The “Defund the Police” movement has been a hotly contested topic ever since its inception after the murder of George Floyd in 2020. The slogan points to taking money out of exorbitant police budgets and military equipment and investing in more community-based social services. The Biden administration tried a variation of this with their community violence prevention program. States like Texas have passed legislation to prevent this from happening, and police budgets around the country increased in 2021.
As the debate continues President Joe Biden has made it clear where he stands on the issue. In his State of the Union address this year, he said: “We should all agree: The answer is not to defund the police. It’s to fund the police. Fund them. Fund them. Fund them with resources and training.”
The Biden administration will propose more than $32 billion in new spending to fight crime, as reported by Axios–this includes “$20.6 billion for the next fiscal year for Department of Justice discretionary spending on federal law enforcement, crime prevention, and intervention.” This budget proposal further outlined how these spending measures would be dispersed.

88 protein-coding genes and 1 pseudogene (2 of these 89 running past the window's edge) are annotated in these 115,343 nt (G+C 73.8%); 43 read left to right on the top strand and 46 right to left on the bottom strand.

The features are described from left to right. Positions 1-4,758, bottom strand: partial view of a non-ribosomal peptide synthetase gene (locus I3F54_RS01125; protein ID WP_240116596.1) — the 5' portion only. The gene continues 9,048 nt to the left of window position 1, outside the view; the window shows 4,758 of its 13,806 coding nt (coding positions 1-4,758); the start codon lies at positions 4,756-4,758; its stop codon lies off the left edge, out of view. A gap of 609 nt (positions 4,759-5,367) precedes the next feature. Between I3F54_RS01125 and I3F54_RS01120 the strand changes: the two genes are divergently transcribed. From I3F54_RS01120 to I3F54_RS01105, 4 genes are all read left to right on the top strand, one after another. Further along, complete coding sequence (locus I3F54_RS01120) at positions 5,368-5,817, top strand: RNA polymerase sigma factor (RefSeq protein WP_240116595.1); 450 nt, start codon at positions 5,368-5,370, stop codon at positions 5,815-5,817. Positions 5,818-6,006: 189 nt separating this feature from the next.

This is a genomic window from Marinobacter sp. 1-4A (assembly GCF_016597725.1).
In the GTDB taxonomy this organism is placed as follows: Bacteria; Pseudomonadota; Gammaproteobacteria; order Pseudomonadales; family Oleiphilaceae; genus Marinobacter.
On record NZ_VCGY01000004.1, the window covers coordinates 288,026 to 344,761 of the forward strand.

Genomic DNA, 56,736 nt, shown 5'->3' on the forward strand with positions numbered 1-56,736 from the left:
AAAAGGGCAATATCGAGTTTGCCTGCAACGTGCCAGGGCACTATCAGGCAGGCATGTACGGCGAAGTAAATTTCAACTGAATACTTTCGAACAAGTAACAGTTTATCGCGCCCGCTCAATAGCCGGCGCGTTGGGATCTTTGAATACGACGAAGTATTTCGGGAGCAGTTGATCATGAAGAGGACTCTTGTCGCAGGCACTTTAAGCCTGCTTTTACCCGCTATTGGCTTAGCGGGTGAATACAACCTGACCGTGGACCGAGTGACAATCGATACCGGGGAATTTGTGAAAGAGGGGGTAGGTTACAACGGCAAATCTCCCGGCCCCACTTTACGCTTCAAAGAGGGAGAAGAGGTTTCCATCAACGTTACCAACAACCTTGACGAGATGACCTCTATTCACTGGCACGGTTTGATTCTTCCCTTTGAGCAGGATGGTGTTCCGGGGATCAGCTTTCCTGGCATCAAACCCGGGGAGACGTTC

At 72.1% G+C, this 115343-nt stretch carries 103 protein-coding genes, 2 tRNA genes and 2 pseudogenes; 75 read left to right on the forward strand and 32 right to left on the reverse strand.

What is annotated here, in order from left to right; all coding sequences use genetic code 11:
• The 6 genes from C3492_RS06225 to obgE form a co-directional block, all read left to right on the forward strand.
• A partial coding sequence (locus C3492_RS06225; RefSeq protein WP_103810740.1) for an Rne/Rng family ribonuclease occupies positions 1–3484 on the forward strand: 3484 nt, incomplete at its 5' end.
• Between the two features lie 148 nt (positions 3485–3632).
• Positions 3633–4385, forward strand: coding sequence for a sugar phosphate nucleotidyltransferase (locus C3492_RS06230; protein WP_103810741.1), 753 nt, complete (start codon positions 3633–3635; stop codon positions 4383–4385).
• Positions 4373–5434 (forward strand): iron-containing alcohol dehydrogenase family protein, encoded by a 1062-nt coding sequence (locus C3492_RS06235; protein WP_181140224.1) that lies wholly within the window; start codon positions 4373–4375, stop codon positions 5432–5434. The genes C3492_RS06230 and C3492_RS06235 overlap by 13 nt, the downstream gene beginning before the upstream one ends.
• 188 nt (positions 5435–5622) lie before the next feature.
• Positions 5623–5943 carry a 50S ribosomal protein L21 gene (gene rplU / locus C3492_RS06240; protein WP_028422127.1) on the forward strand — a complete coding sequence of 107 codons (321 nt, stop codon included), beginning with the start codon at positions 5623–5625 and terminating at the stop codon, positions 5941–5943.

- It would more than double the funding for community policing through the COPS Hiring Program. It also would add $500 million for so-called community violence interventions — a tenfold increase.
- It would pay for nearly 300 new deputy marshals and related personnel.
- It would pay for 140 Bureau of Alcohol, Tobacco, Firearms, and Explosives (ATF) agents and investigators working on gun-trafficking strike forces in five major U.S. cities; and 160 ATF investigators working on gun-dealer compliance.
- It would significantly increase funds for law enforcement agencies to trace firearms found at crime scenes.
One crucial thing is missing from the budget proposal; COVID prevention spending. Free testing and treatment measures for the insured have already ended, and without more money, the U.S. will not be able to buy more vaccines or ant-viral drugs to combat the virus.
If an increase in spending on police departments happens, there should be an equal emphasis on passing legislative deterrents for police brutality. Unfortunately, police shootings are still rising, and without something like the George Floyd Policing Act in place, the disparities will continue.